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Shareholder's Meetings in the UAE

MEDIA / Articles / 2016 / Shareholder's Meetings in the UAE
For a company’s in the UAE, holding general meetings of shareholders is a legal requirement, necessary for the company to ensure compliance within the relevant regulatory framework and its corporate policies.

For an individual shareholder, attendance at the general meeting is, particularly for shareholders representing a minority interest, often their only chance to question and hold the management to account and to inform themselves about the company’s policies and prospects.

Whilst certain listed companies occasionally make the news about hostile shareholder meetings, the vast majority of shareholder meetings are dull and not at all controversial. However, even in private companies with a disparate shareholder base, the potential for difficulties at meetings is always present. This is the case when management is confronted with shareholders prepared to act in a concerted manner to attempt to frustrate management or the majority shareholders from pursuing a direction with which the minority disagrees.


More often than not, a shareholder looking to disrupt the process of shareholder meetings will question the legality of the process of calling and convening a meeting, and the conduct of the meeting itself. In this article we will address certain legal requirements arising from the Commercial Companies Law (Federal Law No. 2 of 2015) (“CCL”) in relation to Limited Liability Companies (not Joint Stock Companies), along with practical things for management to consider when convening and conducting shareholder meetings.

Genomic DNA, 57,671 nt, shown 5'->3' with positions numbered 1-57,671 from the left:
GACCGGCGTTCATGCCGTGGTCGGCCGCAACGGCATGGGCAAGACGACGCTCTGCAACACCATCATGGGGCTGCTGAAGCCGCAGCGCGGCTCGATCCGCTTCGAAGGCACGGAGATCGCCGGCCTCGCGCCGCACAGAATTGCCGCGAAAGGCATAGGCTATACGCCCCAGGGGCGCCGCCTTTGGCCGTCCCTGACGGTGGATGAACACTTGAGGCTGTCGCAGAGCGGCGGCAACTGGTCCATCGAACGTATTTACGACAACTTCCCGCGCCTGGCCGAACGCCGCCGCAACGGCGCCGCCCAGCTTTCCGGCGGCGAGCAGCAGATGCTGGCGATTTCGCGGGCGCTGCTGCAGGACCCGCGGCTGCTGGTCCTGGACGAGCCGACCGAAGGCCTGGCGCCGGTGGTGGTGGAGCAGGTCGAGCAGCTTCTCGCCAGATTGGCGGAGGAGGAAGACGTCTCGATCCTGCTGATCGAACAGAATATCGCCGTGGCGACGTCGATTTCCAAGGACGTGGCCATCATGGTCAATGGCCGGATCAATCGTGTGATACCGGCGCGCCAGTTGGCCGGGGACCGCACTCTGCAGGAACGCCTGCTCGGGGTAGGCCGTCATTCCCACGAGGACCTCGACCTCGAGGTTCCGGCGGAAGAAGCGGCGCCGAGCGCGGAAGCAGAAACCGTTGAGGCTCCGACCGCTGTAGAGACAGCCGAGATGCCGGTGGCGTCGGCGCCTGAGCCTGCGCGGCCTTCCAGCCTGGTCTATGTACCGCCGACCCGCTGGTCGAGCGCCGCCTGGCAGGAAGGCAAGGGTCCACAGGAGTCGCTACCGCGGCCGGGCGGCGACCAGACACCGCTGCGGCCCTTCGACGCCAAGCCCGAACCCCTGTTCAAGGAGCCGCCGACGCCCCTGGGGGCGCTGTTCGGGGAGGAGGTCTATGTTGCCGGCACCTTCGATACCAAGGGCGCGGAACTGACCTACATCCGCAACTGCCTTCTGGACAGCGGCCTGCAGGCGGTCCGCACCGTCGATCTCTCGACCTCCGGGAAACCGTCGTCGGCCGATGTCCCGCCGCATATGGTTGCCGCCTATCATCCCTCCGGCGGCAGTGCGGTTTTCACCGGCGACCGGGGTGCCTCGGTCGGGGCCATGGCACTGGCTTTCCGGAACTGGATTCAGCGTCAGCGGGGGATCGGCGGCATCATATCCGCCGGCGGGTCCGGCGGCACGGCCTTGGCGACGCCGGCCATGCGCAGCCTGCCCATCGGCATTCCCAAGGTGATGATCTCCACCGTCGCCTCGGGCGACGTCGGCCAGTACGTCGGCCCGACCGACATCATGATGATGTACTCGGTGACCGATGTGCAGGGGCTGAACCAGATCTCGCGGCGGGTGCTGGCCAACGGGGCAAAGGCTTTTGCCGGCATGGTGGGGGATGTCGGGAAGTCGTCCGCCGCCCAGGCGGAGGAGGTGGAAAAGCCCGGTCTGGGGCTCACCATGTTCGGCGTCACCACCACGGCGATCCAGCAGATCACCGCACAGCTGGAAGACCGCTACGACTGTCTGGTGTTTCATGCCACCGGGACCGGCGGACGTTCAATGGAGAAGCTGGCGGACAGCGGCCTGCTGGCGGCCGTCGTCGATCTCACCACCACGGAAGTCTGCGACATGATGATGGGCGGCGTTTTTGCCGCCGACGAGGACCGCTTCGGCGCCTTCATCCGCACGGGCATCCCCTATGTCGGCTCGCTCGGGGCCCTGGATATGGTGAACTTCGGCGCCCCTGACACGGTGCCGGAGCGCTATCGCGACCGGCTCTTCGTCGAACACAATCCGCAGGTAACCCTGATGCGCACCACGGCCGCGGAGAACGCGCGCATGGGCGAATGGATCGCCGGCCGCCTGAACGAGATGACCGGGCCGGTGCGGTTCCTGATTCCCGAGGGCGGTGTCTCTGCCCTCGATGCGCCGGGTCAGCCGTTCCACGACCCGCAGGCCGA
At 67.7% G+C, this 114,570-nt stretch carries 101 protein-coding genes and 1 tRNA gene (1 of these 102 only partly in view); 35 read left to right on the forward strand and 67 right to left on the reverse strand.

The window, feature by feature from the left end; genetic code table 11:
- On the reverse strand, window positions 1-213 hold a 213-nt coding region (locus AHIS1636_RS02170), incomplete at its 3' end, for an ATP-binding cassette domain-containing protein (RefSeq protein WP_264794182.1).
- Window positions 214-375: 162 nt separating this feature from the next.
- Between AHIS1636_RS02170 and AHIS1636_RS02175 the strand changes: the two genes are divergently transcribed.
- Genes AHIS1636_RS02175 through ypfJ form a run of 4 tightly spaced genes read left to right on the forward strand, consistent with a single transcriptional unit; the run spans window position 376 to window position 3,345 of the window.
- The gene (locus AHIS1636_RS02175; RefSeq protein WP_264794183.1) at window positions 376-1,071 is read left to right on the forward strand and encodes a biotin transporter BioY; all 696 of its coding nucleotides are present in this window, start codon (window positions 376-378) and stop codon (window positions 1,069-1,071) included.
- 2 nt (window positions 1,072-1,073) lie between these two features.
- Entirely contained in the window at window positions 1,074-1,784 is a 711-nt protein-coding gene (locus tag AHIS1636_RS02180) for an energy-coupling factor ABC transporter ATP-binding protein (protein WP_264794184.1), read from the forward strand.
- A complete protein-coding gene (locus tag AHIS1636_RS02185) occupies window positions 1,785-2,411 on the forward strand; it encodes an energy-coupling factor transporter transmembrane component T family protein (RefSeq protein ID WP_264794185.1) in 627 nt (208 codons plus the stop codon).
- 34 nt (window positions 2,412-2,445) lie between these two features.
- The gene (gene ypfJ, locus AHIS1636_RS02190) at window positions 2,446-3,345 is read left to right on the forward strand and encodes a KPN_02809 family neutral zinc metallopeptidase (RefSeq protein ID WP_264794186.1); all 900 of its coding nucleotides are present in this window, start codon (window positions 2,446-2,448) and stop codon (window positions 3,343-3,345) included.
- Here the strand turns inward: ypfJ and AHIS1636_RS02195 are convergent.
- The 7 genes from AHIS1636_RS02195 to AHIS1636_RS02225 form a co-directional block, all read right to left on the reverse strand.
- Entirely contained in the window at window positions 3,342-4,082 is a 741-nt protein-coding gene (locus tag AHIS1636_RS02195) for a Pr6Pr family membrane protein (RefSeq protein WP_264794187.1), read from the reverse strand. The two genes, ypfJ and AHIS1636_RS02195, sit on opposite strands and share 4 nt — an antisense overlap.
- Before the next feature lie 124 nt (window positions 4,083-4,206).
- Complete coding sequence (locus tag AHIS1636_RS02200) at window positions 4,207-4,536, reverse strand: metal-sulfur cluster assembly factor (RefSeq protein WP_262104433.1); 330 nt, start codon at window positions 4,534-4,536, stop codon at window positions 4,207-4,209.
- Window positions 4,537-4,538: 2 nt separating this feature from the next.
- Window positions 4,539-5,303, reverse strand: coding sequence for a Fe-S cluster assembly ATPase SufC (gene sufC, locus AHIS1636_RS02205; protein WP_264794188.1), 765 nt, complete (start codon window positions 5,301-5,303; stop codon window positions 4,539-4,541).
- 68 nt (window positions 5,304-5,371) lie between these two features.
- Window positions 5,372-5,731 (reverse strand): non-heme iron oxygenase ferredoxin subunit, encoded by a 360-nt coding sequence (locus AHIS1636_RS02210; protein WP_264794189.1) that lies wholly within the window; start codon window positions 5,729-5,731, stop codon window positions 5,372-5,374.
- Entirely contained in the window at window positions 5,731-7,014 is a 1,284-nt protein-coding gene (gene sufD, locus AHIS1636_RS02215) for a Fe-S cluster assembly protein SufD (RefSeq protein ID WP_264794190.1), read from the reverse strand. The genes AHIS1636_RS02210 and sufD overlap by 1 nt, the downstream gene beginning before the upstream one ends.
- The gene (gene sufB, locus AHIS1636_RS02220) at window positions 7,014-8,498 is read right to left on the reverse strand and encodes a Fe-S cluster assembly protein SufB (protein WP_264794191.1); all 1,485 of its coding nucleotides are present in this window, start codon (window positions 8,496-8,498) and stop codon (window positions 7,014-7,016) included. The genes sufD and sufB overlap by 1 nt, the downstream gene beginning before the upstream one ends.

Article 92 of the CCL provides that at least once a year the general assembly shall convene at such time and place as set out in an invitation letter from the general manager. This invitation has to be sent within four months after the end of the fiscal year of the company. The letter should stipulate where the meeting will be convened and at what time. This letter is in effect the notice of meeting, an integral part of any properly convened meeting under the CCL and other statutory regimes.

The CCL does allow for flexibility by providing for any alternative means of invitation that are provided for in the Memorandum of Association. This makes it possible for the notice to be delivered by electronic means. But given the often used tactic by disgruntled shareholders of claiming that no notice of meeting was received, a notice delivered in hard copy by the relevant form of registered delivery or courier should be used by the management in order obtain evidence that a notice was sent.